"One thing I am very sincere about is, the key to success or failure with this or any other hospital we have been involved in, is it is all dependent on the doctors," he said. "Whatever the outcome tomorrow, that will still be our focus."

Los Lunas Mayor Robert Vialpando said he could not simply walk away from the project without trying to bring it to his municipality.

"I have to represent the people in Los Lunas and the county because it is going to serve everyone," Vialpando said.

When asked if he felt the commissioners had given both projects due consideration, the mayor paused.

"I guess. I've been there, Miller's been there, we gave our presentations," he said. "We have support from part of them but majority rules when they vote.

"I just don't understand the reason as to why it's being done this way. I realize a hospital will bring economic development. Is that it? Do they want to help Belen bring in economic development? I would like to know that."

Earlier this year, Andersen drafted questions for both Ameris and Miller concerning the development and funding of both projects. At the time, the commissioner said she wanted an "apples-to-apples" comparison of the two projects.

Both companies responded to the questions, but the commissioners never revisited those documents.

Vialpando said it seemed to him that Andersen was pushing the mill levy funding to Belen, something she may have to answer for to her constituents.

"We are 10 miles from Belen," he said. "This can be a hospital for Belen people as well."

In regards to the hospital project in Los Lunas, Vialpando said the mill levy would make a better facility.

In the past, Darin Miller, CEO of Miller Architecture, has said he is going forward with development of a Los Lunas hospital, with or without the mill levy funds.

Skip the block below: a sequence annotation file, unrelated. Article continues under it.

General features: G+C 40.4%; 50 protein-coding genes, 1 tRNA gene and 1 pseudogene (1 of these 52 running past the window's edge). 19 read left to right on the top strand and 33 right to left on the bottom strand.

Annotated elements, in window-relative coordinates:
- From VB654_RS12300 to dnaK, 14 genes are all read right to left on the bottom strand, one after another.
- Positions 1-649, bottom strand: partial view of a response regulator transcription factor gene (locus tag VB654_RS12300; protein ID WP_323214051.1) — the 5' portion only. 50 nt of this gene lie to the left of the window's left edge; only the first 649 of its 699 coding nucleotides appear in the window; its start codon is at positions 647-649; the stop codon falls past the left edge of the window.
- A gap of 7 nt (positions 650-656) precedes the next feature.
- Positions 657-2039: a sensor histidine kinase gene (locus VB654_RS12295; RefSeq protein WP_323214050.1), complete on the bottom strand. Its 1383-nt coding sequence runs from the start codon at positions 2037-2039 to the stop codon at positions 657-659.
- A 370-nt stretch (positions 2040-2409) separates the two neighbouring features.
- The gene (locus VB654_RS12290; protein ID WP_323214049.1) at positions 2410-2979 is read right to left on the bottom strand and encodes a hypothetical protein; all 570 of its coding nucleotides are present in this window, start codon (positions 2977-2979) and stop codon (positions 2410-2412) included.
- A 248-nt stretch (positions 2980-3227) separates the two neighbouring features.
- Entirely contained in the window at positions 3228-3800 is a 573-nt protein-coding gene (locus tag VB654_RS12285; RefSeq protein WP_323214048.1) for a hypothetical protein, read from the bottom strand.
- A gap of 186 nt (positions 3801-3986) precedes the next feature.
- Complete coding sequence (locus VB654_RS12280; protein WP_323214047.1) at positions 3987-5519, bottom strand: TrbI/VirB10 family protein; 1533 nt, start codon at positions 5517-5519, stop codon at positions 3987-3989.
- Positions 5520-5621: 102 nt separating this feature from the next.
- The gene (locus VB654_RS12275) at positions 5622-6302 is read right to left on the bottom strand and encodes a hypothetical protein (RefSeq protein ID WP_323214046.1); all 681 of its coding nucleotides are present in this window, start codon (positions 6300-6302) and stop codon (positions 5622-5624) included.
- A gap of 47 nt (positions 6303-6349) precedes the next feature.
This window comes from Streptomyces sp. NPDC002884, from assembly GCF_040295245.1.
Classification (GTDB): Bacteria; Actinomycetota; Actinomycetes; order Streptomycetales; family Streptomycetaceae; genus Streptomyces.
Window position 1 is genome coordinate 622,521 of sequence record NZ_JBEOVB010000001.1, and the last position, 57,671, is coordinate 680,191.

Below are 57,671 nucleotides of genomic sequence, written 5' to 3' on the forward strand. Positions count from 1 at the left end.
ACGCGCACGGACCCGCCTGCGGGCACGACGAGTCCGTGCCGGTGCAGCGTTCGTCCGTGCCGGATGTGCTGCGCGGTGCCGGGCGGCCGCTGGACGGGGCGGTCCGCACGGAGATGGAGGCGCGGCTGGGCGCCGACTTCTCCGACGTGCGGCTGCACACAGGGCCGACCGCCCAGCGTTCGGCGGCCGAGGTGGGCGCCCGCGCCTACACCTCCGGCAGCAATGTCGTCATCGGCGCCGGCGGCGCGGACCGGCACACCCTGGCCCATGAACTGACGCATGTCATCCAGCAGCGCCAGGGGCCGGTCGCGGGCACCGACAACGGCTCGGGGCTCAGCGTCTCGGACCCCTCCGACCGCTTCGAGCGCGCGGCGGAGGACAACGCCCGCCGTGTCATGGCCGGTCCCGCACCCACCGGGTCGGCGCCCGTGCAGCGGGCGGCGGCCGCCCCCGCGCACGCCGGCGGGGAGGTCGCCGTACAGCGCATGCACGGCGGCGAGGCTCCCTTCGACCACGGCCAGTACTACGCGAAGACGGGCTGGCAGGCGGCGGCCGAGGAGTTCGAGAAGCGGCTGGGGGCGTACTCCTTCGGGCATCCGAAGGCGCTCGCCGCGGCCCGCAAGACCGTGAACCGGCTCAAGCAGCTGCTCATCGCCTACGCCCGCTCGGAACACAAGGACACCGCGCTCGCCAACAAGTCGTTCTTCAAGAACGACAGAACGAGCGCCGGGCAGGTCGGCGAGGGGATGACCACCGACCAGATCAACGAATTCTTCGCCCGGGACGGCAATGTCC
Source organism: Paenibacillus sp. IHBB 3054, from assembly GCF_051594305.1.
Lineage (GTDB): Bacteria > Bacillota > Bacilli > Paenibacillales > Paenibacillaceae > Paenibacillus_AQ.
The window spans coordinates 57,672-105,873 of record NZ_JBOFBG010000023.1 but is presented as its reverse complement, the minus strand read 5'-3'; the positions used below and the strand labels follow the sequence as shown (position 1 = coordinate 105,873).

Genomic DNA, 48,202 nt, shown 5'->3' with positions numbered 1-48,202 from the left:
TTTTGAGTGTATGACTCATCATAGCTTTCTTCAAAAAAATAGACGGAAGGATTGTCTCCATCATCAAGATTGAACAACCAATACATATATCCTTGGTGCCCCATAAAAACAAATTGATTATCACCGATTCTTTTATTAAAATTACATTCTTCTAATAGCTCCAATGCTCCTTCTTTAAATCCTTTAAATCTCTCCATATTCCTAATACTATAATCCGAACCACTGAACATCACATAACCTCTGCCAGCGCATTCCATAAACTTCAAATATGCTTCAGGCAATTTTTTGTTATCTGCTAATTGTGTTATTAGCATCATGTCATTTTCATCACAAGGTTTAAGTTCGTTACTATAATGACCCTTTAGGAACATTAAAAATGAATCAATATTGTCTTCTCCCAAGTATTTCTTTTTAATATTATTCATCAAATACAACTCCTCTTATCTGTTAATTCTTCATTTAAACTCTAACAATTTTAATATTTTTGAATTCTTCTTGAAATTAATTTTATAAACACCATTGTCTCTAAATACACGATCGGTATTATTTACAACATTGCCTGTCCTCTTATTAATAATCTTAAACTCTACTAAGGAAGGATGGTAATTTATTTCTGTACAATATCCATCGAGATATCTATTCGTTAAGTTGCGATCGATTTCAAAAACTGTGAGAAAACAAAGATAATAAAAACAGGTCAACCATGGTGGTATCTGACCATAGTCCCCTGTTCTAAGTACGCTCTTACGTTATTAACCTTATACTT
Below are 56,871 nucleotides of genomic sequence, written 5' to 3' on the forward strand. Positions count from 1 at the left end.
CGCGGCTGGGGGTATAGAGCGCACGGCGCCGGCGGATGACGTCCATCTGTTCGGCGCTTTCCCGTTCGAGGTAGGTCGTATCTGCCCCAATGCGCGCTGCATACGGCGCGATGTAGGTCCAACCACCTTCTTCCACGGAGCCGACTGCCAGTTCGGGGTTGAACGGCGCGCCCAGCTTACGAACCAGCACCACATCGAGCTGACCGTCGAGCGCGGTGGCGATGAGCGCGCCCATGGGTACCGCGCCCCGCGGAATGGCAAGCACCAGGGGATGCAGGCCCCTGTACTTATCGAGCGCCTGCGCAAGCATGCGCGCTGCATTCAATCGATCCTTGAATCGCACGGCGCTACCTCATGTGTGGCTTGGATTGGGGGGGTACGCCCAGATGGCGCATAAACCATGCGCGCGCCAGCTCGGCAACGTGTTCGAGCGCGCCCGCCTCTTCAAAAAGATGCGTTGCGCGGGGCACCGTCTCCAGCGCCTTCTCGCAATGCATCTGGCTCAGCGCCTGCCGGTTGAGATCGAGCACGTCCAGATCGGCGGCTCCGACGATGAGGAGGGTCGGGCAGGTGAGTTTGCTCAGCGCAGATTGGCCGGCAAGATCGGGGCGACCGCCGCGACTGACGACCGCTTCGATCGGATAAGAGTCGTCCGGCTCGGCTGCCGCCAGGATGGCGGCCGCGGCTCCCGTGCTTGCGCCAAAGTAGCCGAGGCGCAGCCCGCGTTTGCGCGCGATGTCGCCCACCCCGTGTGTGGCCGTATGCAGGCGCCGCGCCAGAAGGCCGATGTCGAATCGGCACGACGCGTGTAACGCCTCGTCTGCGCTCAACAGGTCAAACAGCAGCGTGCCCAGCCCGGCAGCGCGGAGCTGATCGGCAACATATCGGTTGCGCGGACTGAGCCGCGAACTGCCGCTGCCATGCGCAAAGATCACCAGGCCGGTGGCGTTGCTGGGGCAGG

"As far as I know, next year, he's going for it," Vialpando said. "And I will be there with a shovel."

Via email on Tuesday, Miller said he had no comment related to the business of the Valencia County Commission.

"As it relates to the Valencia Regional Medical Center in Los Lunas, the Miller/Lovelace team is making progress towards a construction start in spring 2014 with an anticipated hospital opening in December 2015," Miller wrote in the email.

According to the proposed agreement between the county and Belen, the county agrees to execute a health-care facilities contract with the provider chosen by the city if: Belen issues a request for proposal for a provider to operate and maintain a hospital on the Belen site, Belen shall submit a financing plan for the construction and equipping of a hospital facility, and Belen agrees to include the health-care facilities contract in the RFP and that it will be the contract offered to the chosen provider.

The health-care facilities contract, drafted by the county's attorneys, spells out a five-year time line under which the mill levy funds will be disbursed to a provider.

Ten days after hospital services begin, $3 million will be disbursed to the provider. Over the next five years, on the anniversary of that date, another $2.5 million will be released.

Either party can cancel the agreement with 30-days notice after the initial six months.

At Monday's Belen City Council meeting an item agenda for the selection of the lease of land for the hospital on Christopher Road was deleted. Belen Mayor Rudy Jaramillo suggested the deletion, but didn't disclose why the issue was taken off the agenda.


-- Email the author at jdendinger@news-bulletin.com.